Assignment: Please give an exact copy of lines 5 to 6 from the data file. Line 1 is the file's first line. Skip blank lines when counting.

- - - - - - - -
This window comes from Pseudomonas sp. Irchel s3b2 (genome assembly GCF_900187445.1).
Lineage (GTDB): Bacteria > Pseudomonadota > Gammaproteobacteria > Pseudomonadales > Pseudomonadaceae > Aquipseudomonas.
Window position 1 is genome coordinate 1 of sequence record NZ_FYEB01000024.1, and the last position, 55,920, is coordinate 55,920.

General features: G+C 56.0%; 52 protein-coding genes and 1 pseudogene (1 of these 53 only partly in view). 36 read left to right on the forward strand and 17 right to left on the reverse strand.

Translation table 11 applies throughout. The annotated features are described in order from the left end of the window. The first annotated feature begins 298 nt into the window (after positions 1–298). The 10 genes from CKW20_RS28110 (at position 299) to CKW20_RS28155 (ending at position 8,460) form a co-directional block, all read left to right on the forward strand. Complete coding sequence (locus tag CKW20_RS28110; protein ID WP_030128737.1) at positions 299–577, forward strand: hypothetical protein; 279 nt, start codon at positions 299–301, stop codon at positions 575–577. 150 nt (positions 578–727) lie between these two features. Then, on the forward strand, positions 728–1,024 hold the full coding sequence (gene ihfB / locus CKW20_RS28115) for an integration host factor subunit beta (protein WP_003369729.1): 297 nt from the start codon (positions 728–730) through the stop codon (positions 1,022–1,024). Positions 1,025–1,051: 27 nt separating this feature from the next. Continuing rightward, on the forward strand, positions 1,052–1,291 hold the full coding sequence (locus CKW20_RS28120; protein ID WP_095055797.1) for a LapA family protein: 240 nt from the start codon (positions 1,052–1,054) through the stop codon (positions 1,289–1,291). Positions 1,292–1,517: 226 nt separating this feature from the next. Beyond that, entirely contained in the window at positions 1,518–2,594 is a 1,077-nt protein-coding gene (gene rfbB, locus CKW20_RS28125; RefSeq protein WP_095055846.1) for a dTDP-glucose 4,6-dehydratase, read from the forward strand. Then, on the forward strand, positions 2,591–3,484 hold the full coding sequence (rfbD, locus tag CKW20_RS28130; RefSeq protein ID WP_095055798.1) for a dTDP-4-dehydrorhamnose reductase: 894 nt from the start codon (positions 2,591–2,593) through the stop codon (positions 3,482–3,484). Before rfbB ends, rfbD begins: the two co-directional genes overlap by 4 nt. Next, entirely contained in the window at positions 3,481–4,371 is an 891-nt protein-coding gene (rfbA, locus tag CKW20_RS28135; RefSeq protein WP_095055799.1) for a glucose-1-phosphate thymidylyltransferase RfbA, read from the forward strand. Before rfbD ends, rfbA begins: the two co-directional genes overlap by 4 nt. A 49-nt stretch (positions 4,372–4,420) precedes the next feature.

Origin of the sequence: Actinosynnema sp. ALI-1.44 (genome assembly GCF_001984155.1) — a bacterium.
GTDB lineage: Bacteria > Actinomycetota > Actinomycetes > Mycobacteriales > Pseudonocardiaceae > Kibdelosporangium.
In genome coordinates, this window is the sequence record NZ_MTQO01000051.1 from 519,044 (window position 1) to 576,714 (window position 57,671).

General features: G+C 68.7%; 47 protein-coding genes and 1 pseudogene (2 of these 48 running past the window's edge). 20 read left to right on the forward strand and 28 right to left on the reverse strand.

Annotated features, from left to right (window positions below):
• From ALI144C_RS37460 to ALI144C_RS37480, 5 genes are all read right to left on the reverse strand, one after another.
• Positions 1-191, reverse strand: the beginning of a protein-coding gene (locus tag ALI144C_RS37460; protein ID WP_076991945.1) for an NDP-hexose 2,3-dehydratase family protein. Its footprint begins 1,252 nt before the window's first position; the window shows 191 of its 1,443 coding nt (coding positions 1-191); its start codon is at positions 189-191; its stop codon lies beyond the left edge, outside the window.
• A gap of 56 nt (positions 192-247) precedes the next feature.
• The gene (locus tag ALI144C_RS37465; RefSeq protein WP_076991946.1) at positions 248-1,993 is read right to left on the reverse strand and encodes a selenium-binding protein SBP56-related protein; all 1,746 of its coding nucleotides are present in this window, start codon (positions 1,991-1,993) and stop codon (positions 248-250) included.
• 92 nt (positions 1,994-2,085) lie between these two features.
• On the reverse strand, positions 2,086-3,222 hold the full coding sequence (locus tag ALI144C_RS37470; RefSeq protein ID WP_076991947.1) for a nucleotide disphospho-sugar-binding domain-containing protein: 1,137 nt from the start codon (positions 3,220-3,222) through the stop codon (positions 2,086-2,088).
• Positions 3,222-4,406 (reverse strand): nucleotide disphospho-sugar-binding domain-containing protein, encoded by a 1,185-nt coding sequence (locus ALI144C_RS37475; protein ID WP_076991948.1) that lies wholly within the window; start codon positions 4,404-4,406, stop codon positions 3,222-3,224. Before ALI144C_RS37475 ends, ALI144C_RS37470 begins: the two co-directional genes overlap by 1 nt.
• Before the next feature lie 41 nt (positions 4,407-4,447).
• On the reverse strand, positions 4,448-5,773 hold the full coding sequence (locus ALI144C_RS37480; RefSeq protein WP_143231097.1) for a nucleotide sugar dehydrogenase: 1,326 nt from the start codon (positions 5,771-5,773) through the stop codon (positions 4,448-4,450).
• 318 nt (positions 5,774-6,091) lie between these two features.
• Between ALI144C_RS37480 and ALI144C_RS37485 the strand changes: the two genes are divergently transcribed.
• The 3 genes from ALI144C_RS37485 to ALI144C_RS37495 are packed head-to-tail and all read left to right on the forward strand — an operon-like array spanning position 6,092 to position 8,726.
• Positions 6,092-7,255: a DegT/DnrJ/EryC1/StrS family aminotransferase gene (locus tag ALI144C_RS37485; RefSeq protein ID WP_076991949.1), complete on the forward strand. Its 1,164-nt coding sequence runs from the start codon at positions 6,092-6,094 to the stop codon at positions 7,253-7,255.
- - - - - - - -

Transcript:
Translation table 11 applies throughout. The annotated features are described in order from the left end of the window. The first annotated feature begins 298 nt into the window (after positions 1–298). The 10 genes from CKW20_RS28110 (at position 299) to CKW20_RS28155 (ending at position 8,460) form a co-directional block, all read left to right on the forward strand. Complete coding sequence (locus tag CKW20_RS28110; protein ID WP_030128737.1) at positions 299–577, forward strand: hypothetical protein; 279 nt, start codon at positions 299–301, stop codon at positions 575–577. 150 nt (positions 578–727) lie between these two features. Then, on the forward strand, positions 728–1,024 hold the full coding sequence (gene ihfB / locus CKW20_RS28115) for an integration host factor subunit beta (protein WP_003369729.1): 297 nt from the start codon (positions 728–730) through the stop codon (positions 1,022–1,024). Positions 1,025–1,051: 27 nt separating this feature from the next. Continuing rightward, on the forward strand, positions 1,052–1,291 hold the full coding sequence (locus CKW20_RS28120; protein ID WP_095055797.1) for a LapA family protein: 240 nt from the start codon (positions 1,052–1,054) through the stop codon (positions 1,289–1,291). Positions 1,292–1,517: 226 nt separating this feature from the next. Beyond that, entirely contained in the window at positions 1,518–2,594 is a 1,077-nt protein-coding gene (gene rfbB, locus CKW20_RS28125; RefSeq protein WP_095055846.1) for a dTDP-glucose 4,6-dehydratase, read from the forward strand. Then, on the forward strand, positions 2,591–3,484 hold the full coding sequence (rfbD, locus tag CKW20_RS28130; RefSeq protein ID WP_095055798.1) for a dTDP-4-dehydrorhamnose reductase: 894 nt from the start codon (positions 2,591–2,593) through the stop codon (positions 3,482–3,484). Before rfbB ends, rfbD begins: the two co-directional genes overlap by 4 nt. Next, entirely contained in the window at positions 3,481–4,371 is an 891-nt protein-coding gene (rfbA, locus tag CKW20_RS28135; RefSeq protein WP_095055799.1) for a glucose-1-phosphate thymidylyltransferase RfbA, read from the forward strand. Before rfbD ends, rfbA begins: the two co-directional genes overlap by 4 nt. A 49-nt stretch (positions 4,372–4,420) precedes the next feature.

Origin of the sequence: Actinosynnema sp. ALI-1.44 (genome assembly GCF_001984155.1) — a bacterium.